Rain scald is a non-contagious (which means it doesn’t spread from one horse to another or to people) skin condition that can be caused by the same bacteria as mud fever. However, scabs form in places along the horse’s neck, back and hind quarters rather than the lower legs. The condition is often found in horses exposed to consistent wet weather. The scabs have tufts of hair attached to them that stand up and look like paint brushes.
Speak to your vet for advice if you think your horse has rain scald. It is important to confirm the signs aren’t mistaken for other skin conditions, such as ringworm which is a highly contagious fungal infection. Your vet may take a sample of the scab or do a skin scrapping to help diagnose the condition under a microscope.
Treatment of rain scald is the same as mud fever by cleansing the affected area with an antibacterial solution such as dilute Hibiscrub (Chlorhexidine) and warm water to help gradually remove the softened scabs. The area should then be rinsed with warm water and dried thoroughly, and the process repeated as appropriate. Be aware that removing the scabs can be painful to the horse so sedation maybe required. Severe rain scald may require repeat treatments and cream applied to the skin. Your vet will be able to determine the course of action and treatment plan.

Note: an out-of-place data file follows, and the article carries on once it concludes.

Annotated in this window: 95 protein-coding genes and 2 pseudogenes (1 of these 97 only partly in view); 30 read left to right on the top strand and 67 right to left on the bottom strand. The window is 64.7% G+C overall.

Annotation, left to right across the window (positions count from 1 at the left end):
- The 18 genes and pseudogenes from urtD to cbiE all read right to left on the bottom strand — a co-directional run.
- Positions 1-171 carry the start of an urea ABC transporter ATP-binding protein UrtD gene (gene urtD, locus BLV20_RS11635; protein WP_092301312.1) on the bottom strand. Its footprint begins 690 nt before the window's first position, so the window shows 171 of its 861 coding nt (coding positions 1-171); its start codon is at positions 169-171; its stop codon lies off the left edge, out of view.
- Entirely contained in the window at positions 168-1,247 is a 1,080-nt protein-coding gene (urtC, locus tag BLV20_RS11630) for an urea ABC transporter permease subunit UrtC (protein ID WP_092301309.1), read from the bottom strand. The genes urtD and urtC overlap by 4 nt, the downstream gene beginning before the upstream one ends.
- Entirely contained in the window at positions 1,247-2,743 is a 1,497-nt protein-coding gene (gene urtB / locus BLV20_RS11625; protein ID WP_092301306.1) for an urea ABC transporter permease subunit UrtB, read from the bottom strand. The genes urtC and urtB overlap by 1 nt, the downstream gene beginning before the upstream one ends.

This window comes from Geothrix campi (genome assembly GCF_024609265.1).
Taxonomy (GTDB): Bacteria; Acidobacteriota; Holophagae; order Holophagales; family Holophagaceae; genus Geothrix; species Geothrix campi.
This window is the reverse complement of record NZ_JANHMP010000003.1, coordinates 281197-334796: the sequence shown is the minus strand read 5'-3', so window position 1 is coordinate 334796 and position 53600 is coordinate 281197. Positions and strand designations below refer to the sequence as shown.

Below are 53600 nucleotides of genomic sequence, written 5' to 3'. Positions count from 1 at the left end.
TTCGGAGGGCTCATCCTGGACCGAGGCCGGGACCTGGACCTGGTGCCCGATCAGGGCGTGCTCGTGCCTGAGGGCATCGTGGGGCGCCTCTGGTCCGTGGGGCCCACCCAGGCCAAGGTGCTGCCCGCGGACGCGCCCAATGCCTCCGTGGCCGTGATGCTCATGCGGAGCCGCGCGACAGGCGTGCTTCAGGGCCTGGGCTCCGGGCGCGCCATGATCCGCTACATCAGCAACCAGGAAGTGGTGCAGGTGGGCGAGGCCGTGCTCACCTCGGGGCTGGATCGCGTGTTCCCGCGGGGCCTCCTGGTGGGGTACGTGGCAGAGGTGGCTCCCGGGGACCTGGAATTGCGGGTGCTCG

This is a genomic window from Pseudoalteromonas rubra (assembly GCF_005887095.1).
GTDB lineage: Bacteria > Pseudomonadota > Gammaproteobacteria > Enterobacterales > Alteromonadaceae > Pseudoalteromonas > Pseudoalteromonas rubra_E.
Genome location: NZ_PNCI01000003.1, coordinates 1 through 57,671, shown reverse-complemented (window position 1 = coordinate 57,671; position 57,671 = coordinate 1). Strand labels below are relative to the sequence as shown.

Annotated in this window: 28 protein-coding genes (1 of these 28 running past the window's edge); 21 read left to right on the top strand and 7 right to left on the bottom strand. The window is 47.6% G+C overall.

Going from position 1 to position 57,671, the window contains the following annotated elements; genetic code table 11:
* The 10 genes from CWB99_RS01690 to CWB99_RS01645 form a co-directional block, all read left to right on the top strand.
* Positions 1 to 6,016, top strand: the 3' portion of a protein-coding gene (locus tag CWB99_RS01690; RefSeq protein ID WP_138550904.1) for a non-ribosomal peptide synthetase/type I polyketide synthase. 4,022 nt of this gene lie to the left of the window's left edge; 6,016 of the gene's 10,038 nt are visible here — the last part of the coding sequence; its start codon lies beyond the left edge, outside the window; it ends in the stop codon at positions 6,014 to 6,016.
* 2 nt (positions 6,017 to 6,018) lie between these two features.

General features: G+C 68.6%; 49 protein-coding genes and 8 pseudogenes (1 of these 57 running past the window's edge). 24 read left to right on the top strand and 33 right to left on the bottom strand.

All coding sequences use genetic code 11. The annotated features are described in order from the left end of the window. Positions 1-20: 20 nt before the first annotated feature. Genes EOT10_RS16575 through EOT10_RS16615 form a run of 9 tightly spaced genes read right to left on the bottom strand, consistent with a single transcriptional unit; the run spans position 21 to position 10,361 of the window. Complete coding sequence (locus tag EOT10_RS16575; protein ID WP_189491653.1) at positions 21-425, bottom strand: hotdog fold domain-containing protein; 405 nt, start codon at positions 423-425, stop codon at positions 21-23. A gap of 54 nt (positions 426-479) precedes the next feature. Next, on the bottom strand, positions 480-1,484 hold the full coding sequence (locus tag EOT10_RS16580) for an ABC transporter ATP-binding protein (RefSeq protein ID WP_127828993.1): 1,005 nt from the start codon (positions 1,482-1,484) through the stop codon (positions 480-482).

Prevention can be difficult as the UK often challenges us with difficult weather! Shelter in the field is ideal, such as manmade structures or natural trees and hedges to help reduce the risk of constant wetting of the skin. Rugging your horse can also provide protection from the wet weather.
If possible, bring your horse in during part of the day to allow the skin to dry and protect from prolonged wetting of the horse’s coat. Monitor your horse for signs of rain scald so you can contact your vet if you’re concerned at the earliest possible possibility.
Horses with a reduced immune function (immunosuppression), such as those with Cushing’s disease, can make rain scald difficult to treat.